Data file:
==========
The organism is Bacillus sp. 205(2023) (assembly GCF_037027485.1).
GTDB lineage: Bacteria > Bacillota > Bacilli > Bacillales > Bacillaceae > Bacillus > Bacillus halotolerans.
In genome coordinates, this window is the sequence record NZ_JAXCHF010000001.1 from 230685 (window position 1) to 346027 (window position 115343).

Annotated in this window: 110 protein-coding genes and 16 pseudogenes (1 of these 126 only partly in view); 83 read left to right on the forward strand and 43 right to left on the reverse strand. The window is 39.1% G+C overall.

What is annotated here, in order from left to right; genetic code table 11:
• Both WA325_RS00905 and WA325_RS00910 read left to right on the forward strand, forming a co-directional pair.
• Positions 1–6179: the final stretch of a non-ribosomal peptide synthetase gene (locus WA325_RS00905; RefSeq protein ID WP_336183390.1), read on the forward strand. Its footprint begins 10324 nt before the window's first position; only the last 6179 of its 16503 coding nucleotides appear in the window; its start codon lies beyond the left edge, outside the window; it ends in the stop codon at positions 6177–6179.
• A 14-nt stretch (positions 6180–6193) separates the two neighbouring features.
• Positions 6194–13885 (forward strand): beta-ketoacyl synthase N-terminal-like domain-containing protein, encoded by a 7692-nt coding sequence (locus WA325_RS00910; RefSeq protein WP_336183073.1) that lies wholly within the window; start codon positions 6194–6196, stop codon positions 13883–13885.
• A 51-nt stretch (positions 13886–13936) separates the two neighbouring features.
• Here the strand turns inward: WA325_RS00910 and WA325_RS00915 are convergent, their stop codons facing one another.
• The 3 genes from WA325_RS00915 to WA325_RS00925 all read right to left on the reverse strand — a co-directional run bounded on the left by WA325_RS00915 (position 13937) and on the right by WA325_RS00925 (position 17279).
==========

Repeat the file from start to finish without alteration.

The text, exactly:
The organism is Bacillus sp. 205(2023) (assembly GCF_037027485.1).
GTDB lineage: Bacteria > Bacillota > Bacilli > Bacillales > Bacillaceae > Bacillus > Bacillus halotolerans.
In genome coordinates, this window is the sequence record NZ_JAXCHF010000001.1 from 230685 (window position 1) to 346027 (window position 115343).

Annotated in this window: 110 protein-coding genes and 16 pseudogenes (1 of these 126 only partly in view); 83 read left to right on the forward strand and 43 right to left on the reverse strand. The window is 39.1% G+C overall.

What is annotated here, in order from left to right; genetic code table 11:
• Both WA325_RS00905 and WA325_RS00910 read left to right on the forward strand, forming a co-directional pair.
• Positions 1–6179: the final stretch of a non-ribosomal peptide synthetase gene (locus WA325_RS00905; RefSeq protein ID WP_336183390.1), read on the forward strand. Its footprint begins 10324 nt before the window's first position; only the last 6179 of its 16503 coding nucleotides appear in the window; its start codon lies beyond the left edge, outside the window; it ends in the stop codon at positions 6177–6179.
• A 14-nt stretch (positions 6180–6193) separates the two neighbouring features.
• Positions 6194–13885 (forward strand): beta-ketoacyl synthase N-terminal-like domain-containing protein, encoded by a 7692-nt coding sequence (locus WA325_RS00910; RefSeq protein WP_336183073.1) that lies wholly within the window; start codon positions 6194–6196, stop codon positions 13883–13885.
• A 51-nt stretch (positions 13886–13936) separates the two neighbouring features.
• Here the strand turns inward: WA325_RS00910 and WA325_RS00915 are convergent, their stop codons facing one another.
• The 3 genes from WA325_RS00915 to WA325_RS00925 all read right to left on the reverse strand — a co-directional run bounded on the left by WA325_RS00915 (position 13937) and on the right by WA325_RS00925 (position 17279).